31 July 2021
And now, Words and Their Stories, from VOA Learning English.
Today we talk about something that you might take for granted. You might not them or appreciate their value and worth. Your feet! We just expect them to be there when we need them.
But our feet are important. And they have managed to walk right into many English expressions. Let's talk about some.
First, let's put our best foot forward.
This means you act in the best possible way to show your best possible self. Sometimes we do this to impress others. But sometimes we just want to do the best job we can or be the best person we can.
At work, people who put their best foot forward, work fast and do the job well.
Here's another foot expression: To start off on the right foot.
If something starts off on the right foot, it means it starts off in a good way. For example, you can start your day off on the right foot. You can start a class off on the right foot. If you start or get off on the right foot, you immediately have success when you begin an activity, a project, a job, or even a relationship.
For example, when you are starting a new job, you want to start off on the right foot with your new coworkers. And if you have a new boyfriend or girlfriend, you really want to start off on the right foot with their parents. Maybe you just met a new friend. You also want to get off on the right foot with their group of friends.
All of this means that you want to leave a good impression -- especially when you first meet. In fact, we have a special saying about that: "You don't get a second chance to make a first impression."
If you make a bad first impression, you have started off on the wrong foot. And it is harder to repair relationships when they start off poorly. Also, it is harder to get a project back on track if it started on the wrong foot.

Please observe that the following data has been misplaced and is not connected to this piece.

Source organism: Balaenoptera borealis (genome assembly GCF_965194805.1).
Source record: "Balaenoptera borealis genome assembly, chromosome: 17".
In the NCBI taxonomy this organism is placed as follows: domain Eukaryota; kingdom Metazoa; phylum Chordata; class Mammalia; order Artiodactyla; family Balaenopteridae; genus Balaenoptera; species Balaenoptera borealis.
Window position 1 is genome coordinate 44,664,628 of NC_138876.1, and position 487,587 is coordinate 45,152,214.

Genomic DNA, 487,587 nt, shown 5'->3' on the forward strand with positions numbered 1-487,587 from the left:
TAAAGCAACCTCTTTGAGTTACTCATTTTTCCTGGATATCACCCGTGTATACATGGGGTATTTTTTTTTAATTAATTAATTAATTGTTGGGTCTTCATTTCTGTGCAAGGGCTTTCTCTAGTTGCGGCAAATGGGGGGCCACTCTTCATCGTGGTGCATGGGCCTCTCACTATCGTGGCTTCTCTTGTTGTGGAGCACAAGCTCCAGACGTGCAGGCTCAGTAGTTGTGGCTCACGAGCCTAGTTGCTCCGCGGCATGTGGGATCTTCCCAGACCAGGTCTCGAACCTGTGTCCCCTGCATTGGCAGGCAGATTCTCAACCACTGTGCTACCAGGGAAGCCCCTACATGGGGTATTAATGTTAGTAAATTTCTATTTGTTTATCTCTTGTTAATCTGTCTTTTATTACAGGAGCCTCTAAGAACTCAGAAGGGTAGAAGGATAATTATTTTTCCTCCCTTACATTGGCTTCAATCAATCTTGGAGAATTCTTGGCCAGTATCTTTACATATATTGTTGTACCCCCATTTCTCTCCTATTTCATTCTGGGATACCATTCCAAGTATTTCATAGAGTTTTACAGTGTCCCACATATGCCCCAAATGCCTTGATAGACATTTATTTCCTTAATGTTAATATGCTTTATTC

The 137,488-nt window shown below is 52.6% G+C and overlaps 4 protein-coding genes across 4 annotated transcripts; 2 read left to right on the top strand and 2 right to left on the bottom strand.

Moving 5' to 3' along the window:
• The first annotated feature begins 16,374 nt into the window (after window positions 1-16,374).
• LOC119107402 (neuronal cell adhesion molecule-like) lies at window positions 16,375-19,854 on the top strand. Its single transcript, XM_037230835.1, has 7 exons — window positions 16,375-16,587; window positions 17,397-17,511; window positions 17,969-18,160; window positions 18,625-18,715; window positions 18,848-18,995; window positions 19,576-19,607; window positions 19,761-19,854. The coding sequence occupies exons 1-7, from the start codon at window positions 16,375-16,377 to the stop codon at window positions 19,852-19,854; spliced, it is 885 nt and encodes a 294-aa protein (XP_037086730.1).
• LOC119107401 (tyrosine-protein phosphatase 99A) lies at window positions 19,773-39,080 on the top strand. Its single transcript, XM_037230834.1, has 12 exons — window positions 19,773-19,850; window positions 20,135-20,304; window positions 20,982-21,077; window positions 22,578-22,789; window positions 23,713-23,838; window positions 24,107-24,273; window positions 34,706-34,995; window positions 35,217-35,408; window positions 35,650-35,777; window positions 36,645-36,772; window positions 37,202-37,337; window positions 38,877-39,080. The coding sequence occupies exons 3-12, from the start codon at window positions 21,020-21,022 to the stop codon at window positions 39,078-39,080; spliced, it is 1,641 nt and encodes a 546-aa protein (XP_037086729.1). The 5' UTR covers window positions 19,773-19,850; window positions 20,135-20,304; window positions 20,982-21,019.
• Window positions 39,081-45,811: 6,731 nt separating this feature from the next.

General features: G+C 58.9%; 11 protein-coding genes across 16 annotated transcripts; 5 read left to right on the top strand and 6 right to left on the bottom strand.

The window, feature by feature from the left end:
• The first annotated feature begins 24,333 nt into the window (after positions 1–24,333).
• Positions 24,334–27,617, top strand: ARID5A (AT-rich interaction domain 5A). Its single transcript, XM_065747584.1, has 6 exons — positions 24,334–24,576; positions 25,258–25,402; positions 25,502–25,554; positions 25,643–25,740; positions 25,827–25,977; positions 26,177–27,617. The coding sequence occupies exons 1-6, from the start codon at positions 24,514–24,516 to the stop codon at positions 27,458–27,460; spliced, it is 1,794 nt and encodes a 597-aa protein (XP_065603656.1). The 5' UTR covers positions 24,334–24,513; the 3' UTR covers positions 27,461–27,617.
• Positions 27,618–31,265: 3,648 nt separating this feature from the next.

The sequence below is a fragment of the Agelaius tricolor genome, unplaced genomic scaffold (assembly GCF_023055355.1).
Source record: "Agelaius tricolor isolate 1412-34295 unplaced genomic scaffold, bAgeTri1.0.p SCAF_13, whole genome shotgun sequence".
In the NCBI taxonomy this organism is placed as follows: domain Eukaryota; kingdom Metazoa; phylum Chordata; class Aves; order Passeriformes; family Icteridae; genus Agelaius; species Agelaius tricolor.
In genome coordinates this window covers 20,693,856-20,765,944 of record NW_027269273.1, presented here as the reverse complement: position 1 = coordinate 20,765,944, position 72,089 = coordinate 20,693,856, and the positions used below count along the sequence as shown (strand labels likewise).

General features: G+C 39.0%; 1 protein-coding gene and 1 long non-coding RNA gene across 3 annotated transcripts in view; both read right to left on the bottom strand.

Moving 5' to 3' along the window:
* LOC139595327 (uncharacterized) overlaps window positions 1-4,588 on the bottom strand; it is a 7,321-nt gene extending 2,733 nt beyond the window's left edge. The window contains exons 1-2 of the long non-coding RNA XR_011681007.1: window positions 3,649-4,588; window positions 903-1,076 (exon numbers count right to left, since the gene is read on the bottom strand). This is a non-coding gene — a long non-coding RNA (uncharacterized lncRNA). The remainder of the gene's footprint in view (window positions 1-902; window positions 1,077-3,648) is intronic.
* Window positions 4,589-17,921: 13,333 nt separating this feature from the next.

Some word experts say that ancient superstitions thought that the right foot was luckier than the left. So, it was good luck to start off with the right foot instead of the left.
Now let's hear two friends use some of these expressions.
A: Wow! You look great! Is that a new business suit?
B: No. I've had this suit for years. But I think I've gained some weight during the pandemic.
A: Well, it DOES look a little tight. Maybe try unbuttoning the jacket.
B: Good idea.
A: Your hair cut looks great too. So, where are you going all dressed up?
B: Today I start a new job ... in a new office ... with new people.
A: That's a big deal. I mean we've all been working from home for more than a year.
B: Tell me about it! It feels strange to wear a suit. But with my new job ... I REALLY want to start off on the right foot. You know what they say: You don't get a second chance to make a first impression.
A: In that case, maybe you should wear REAL shoes. It's hard to put your best foot forward wearing your house slippers.
B: Oh no! I'm wearing slippers! I have to go all the way back home and get my shoes. Now, I'll be late!
A: Looks like you have to choose: Start off on the wrong foot by showing up late or by wearing slippers.
B: Hmm ... You know, maybe no one will notice my footwear. But my boss will definitely notice if I'm late. so, I guess ... slippers it is!
A: Just stay at your desk as much as you can. Good luck!
B: Thanks! See you later!
Hopefully you started your day off on the right foot with some English lessons from VOA Learning English!
And that's all the time we have for this Words and Their Stories. Until next time ... I'm Anna Matteo.
Anna Matteo wrote this story for VOA Learning English. Susan Shand was the editor.
Words in This Story
impress – v. to affect strongly or deeply and especially favorably
chance – n. an opportunity to do something: an amount of time or a situation in which something can be done
superstition – n. a belief or way of behaving that is based on fear of the unknown and faith in magic or luck: a belief that certain events or things will bring good or bad luck
slippers – n. a light, soft shoe that is easily put on and taken off and that is worn indoors